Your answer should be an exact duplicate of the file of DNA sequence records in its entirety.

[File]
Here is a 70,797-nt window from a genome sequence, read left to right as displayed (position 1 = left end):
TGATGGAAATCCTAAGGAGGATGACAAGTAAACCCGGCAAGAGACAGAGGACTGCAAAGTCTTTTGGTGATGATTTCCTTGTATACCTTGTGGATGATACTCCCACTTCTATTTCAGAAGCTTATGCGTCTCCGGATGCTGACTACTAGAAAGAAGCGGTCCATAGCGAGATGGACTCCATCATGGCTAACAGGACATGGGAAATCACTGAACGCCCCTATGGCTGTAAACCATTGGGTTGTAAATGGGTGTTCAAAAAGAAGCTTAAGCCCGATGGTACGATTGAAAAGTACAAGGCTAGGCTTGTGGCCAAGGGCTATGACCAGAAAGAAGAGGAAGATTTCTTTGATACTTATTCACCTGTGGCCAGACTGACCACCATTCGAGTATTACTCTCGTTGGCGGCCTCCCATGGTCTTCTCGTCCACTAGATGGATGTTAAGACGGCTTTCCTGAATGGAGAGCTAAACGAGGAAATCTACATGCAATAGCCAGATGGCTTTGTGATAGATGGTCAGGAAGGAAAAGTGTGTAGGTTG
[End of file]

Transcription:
Here is a 70,797-nt window from a genome sequence, read left to right as displayed (position 1 = left end):
TGATGGAAATCCTAAGGAGGATGACAAGTAAACCCGGCAAGAGACAGAGGACTGCAAAGTCTTTTGGTGATGATTTCCTTGTATACCTTGTGGATGATACTCCCACTTCTATTTCAGAAGCTTATGCGTCTCCGGATGCTGACTACTAGAAAGAAGCGGTCCATAGCGAGATGGACTCCATCATGGCTAACAGGACATGGGAAATCACTGAACGCCCCTATGGCTGTAAACCATTGGGTTGTAAATGGGTGTTCAAAAAGAAGCTTAAGCCCGATGGTACGATTGAAAAGTACAAGGCTAGGCTTGTGGCCAAGGGCTATGACCAGAAAGAAGAGGAAGATTTCTTTGATACTTATTCACCTGTGGCCAGACTGACCACCATTCGAGTATTACTCTCGTTGGCGGCCTCCCATGGTCTTCTCGTCCACTAGATGGATGTTAAGACGGCTTTCCTGAATGGAGAGCTAAACGAGGAAATCTACATGCAATAGCCAGATGGCTTTGTGATAGATGGTCAGGAAGGAAAAGTGTGTAGGTTG